Queen of Tears (2024) Would Have Flopped So Hard If They Did This

When news first broke of a potential collaboration between Kim Soo Hyun and Kim Ji Won, the whole world was stunned. This was a pairing nobody had anticipated, and based on their filmography, the expectations were pretty high.

Queen of Tears is a second chance romantic Korean drama about a couple who have to face a ruthless villain, their impending divorce, a terminal illness, and their families’ affairs.

At the helm is screenwriter Park Ji Eun, who worked on Crash Landing On You, The Legend of the Blue Sea, and My Love From The Star. This is her second time working with Kim Soo Hyun; she also wrote the screenplay for his 2015 workplace romance drama The Producers.

The directors for this drama, Kim Hee Won and Jang Young Woo, have credits ranging from Bulgasal: Immortal Souls to Vincenzo under their belts. This lineup is impressive, and one little improvement by the showrunners saved Queen of Tears from being a bigger flop.

It was billed as a romantic comedy, and while it did deliver on romantic moments, there was a big possibility it may have collapsed on itself.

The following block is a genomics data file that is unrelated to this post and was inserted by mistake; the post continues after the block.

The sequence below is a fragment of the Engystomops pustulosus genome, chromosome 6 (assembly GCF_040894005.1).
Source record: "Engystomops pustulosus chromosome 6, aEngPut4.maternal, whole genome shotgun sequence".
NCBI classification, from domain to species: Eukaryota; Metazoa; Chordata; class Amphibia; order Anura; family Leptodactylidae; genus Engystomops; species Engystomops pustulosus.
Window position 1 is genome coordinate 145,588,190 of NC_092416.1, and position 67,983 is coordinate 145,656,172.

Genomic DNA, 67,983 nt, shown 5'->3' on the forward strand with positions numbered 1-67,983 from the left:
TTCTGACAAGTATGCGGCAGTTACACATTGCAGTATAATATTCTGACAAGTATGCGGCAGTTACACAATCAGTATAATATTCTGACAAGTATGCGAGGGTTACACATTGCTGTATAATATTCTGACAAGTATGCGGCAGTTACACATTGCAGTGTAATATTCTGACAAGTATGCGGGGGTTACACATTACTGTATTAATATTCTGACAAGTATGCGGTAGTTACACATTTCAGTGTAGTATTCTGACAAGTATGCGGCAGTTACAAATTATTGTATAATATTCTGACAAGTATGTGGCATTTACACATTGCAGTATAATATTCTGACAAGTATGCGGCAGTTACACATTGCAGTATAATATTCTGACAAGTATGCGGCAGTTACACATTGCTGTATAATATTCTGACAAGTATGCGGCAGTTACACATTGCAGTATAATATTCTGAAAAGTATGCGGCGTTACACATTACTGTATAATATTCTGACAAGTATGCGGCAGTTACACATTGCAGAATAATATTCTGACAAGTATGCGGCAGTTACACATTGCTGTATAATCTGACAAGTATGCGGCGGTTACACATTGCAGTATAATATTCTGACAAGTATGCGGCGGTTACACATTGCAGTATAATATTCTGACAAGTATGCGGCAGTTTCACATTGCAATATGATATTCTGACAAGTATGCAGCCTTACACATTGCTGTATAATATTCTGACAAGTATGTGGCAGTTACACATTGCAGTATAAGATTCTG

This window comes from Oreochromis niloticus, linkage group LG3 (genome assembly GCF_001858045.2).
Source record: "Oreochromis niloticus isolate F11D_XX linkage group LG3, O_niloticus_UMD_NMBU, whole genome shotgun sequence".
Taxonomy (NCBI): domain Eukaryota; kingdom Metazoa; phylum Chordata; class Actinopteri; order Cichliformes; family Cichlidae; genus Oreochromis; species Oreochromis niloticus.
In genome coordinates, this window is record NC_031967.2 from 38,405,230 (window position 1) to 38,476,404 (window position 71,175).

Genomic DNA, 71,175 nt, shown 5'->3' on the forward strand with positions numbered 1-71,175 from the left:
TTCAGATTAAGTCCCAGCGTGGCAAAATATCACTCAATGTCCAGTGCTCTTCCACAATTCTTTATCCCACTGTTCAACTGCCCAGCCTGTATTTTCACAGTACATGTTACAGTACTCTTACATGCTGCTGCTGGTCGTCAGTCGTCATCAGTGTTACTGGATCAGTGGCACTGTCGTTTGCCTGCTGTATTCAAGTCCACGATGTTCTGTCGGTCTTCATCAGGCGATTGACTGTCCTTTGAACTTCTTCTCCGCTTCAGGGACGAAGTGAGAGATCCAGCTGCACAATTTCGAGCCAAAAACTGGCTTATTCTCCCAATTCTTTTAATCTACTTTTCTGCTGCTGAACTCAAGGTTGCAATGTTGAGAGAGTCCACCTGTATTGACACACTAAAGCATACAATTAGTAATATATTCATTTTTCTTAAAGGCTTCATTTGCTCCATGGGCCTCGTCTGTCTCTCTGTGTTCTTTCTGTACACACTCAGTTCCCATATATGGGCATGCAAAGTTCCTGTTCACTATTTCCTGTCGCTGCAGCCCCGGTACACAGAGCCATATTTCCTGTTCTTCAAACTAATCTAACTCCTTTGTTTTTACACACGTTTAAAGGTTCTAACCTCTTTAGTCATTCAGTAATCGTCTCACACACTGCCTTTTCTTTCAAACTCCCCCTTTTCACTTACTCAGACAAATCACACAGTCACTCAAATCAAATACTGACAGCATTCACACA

As expected, ranking soared for weeks: first came the announcement that its rating (nationwide & metropolitan) has exceeded Goblin, which placed it as tvN’s 2nd highest-rated drama; then the ending of March brought tidings of a sweeping rule of Netflix’s Global List Chart for weeks in different countries; up until the final feature-long episode catapulted the rankings and it’s now the tvN Korean drama with the highest viewership in history. 

Every episode of Queen of Tears is a little over 80 minutes, with the last episode being a 110-minute feature-long episode. These durations include both the intro, outro, and preview of the next episode, but they are still way above the normal duration of romantic comedy dramas.

The truth is, Queen of Tears would have flopped if it had abided by the tried and true 1-hour-long format of other romantic comedy dramas.

And the flopping would have been even more dramatic if they had cast any other actors aside from Jennifer and Michael in their roles. In my opinion, they pretty much held this drama together at every point in time, which is disappointing.

From the outside looking in, this might not seem like much, but remember, this is supposed to be a lighthearted and soothing romantic comedy drama.

Take, for example, Strong Woman Do Bong Soon, which also has 16 episodes, each a little under 70 minutes, which is, in my opinion, the perfect length for a romantic comedy drama.

And this is only made worse by the fact that Queen of Tears comes across as an ensemble drama, which isn’t bad, but it feels a little deceptive to viewers who had been patiently waiting for it to be released.

If viewers needed a lesson on managing expectations, Queen of Tears is probably a lesson and a punishment rolled into one, and I don’t think I’m going to forget this less-than-optimal experience anytime soon.

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